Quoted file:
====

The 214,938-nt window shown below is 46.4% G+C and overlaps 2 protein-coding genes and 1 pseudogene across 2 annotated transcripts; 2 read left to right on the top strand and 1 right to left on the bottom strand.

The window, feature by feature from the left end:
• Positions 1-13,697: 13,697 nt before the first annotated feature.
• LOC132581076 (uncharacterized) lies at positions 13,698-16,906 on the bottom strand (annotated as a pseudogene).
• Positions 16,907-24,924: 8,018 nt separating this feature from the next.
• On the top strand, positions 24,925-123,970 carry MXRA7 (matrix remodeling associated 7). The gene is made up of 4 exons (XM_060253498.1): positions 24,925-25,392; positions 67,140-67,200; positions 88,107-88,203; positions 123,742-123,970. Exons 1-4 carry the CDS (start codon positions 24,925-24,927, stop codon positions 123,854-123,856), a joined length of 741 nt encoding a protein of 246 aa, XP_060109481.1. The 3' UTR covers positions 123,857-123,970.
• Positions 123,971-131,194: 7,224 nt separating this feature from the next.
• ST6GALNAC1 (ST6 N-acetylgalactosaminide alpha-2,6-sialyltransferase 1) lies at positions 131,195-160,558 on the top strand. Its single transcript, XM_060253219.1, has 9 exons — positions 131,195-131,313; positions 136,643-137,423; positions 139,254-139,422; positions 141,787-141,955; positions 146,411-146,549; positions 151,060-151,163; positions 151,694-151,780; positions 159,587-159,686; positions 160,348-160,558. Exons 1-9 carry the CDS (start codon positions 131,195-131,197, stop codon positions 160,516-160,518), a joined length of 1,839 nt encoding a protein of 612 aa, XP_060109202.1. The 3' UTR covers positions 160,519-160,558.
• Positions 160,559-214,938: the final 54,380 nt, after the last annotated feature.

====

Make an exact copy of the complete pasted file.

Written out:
The 214,938-nt window shown below is 46.4% G+C and overlaps 2 protein-coding genes and 1 pseudogene across 2 annotated transcripts; 2 read left to right on the top strand and 1 right to left on the bottom strand.

The window, feature by feature from the left end:
• Positions 1-13,697: 13,697 nt before the first annotated feature.
• LOC132581076 (uncharacterized) lies at positions 13,698-16,906 on the bottom strand (annotated as a pseudogene).
• Positions 16,907-24,924: 8,018 nt separating this feature from the next.
• On the top strand, positions 24,925-123,970 carry MXRA7 (matrix remodeling associated 7). The gene is made up of 4 exons (XM_060253498.1): positions 24,925-25,392; positions 67,140-67,200; positions 88,107-88,203; positions 123,742-123,970. Exons 1-4 carry the CDS (start codon positions 24,925-24,927, stop codon positions 123,854-123,856), a joined length of 741 nt encoding a protein of 246 aa, XP_060109481.1. The 3' UTR covers positions 123,857-123,970.
• Positions 123,971-131,194: 7,224 nt separating this feature from the next.
• ST6GALNAC1 (ST6 N-acetylgalactosaminide alpha-2,6-sialyltransferase 1) lies at positions 131,195-160,558 on the top strand. Its single transcript, XM_060253219.1, has 9 exons — positions 131,195-131,313; positions 136,643-137,423; positions 139,254-139,422; positions 141,787-141,955; positions 146,411-146,549; positions 151,060-151,163; positions 151,694-151,780; positions 159,587-159,686; positions 160,348-160,558. Exons 1-9 carry the CDS (start codon positions 131,195-131,197, stop codon positions 160,516-160,518), a joined length of 1,839 nt encoding a protein of 612 aa, XP_060109202.1. The 3' UTR covers positions 160,519-160,558.
• Positions 160,559-214,938: the final 54,380 nt, after the last annotated feature.